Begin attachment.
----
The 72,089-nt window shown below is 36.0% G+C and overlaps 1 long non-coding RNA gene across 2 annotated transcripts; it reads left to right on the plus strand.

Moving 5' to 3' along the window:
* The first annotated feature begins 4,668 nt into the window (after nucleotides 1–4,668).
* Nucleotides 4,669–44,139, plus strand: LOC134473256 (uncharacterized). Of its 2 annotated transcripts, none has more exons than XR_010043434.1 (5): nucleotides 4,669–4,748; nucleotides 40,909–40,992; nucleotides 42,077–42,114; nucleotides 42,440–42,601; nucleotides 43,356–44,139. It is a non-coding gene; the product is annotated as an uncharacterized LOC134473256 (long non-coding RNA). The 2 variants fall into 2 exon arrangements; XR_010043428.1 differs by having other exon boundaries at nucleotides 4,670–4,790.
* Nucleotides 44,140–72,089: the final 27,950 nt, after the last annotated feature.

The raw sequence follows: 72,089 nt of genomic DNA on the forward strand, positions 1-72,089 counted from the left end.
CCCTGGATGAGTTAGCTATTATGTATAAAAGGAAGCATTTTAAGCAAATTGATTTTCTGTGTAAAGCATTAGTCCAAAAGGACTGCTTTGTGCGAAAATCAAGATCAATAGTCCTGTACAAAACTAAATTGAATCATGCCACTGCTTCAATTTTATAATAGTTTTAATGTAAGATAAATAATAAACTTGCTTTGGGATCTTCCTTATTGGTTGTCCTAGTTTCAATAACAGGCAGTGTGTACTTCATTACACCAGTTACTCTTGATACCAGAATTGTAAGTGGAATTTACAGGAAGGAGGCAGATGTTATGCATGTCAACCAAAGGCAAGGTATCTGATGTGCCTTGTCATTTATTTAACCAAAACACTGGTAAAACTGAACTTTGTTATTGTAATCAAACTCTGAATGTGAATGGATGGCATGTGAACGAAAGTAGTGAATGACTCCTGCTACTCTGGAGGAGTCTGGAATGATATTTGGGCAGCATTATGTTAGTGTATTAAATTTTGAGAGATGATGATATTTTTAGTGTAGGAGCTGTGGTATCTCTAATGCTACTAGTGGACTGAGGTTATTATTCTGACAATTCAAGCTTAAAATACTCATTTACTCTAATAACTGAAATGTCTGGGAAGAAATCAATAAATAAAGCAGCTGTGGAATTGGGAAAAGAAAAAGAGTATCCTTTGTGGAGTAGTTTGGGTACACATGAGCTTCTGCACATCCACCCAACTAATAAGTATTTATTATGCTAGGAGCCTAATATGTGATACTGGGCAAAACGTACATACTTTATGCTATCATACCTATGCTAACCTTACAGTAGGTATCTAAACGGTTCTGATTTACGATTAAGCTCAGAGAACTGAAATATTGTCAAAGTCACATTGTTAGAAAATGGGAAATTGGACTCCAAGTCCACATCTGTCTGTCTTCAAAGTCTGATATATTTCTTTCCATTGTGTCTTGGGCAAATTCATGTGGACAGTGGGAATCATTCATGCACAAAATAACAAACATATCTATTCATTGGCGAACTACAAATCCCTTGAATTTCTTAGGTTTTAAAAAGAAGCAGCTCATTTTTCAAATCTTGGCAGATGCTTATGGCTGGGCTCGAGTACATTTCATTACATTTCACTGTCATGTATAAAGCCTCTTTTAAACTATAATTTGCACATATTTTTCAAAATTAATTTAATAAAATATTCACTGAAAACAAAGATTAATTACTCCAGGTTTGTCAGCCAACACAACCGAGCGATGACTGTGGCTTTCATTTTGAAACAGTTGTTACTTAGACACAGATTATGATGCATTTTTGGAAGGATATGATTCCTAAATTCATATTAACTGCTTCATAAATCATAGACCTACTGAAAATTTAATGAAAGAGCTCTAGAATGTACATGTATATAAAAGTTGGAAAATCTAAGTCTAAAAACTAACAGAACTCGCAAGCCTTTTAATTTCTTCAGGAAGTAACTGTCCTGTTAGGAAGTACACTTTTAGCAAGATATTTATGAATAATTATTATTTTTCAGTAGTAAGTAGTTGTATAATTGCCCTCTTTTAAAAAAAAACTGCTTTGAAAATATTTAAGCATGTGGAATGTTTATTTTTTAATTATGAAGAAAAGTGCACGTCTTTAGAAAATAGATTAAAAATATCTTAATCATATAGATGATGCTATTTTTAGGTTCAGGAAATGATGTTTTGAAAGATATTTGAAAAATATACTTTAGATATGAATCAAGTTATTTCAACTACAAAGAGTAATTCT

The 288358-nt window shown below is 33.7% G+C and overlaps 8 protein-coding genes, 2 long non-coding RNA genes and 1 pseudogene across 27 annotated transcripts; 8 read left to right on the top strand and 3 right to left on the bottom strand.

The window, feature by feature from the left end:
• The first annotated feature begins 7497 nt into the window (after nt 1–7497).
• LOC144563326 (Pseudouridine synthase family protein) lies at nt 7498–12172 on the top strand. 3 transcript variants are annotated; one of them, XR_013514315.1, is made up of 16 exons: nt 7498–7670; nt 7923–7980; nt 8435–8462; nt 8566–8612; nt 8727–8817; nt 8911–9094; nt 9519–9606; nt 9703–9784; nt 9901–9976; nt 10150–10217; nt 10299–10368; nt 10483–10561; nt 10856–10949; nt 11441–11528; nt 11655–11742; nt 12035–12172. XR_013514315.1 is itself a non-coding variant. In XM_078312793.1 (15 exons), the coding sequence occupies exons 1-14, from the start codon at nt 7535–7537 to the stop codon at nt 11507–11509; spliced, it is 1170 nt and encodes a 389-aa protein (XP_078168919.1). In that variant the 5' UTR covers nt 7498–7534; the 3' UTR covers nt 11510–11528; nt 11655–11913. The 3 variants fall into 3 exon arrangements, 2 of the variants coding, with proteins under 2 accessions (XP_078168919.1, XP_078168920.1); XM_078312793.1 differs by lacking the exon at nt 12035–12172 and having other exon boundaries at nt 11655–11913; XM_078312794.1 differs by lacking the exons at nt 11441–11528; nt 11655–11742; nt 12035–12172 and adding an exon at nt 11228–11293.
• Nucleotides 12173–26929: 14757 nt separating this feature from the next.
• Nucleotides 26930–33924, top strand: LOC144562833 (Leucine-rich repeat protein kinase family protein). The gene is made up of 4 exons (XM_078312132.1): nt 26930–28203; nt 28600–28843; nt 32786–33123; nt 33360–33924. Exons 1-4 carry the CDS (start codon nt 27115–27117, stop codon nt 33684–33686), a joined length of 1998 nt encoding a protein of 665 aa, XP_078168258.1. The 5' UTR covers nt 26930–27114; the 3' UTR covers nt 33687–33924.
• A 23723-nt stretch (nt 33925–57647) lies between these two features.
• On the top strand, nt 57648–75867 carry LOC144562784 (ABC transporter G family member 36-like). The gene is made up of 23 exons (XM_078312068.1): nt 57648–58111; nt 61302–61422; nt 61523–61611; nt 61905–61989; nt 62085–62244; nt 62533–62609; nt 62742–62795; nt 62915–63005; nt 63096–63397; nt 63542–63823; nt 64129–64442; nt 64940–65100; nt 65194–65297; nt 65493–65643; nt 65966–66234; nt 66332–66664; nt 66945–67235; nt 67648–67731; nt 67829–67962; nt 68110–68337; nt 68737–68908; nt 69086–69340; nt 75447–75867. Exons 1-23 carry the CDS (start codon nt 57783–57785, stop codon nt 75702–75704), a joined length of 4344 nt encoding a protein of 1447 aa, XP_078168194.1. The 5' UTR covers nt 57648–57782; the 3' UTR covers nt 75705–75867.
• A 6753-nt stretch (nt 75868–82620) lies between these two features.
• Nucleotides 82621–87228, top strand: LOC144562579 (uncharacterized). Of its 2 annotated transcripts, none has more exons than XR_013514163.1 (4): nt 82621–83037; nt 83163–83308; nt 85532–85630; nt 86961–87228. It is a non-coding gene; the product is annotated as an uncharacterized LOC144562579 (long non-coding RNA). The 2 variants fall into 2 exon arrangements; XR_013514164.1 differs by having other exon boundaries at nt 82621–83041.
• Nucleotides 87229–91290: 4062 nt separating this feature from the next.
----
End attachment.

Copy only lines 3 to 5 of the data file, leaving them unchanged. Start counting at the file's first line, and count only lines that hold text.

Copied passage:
* The first annotated feature begins 4,668 nt into the window (after nucleotides 1–4,668).
* Nucleotides 4,669–44,139, plus strand: LOC134473256 (uncharacterized). Of its 2 annotated transcripts, none has more exons than XR_010043434.1 (5): nucleotides 4,669–4,748; nucleotides 40,909–40,992; nucleotides 42,077–42,114; nucleotides 42,440–42,601; nucleotides 43,356–44,139. It is a non-coding gene; the product is annotated as an uncharacterized LOC134473256 (long non-coding RNA). The 2 variants fall into 2 exon arrangements; XR_010043428.1 differs by having other exon boundaries at nucleotides 4,670–4,790.
* Nucleotides 44,140–72,089: the final 27,950 nt, after the last annotated feature.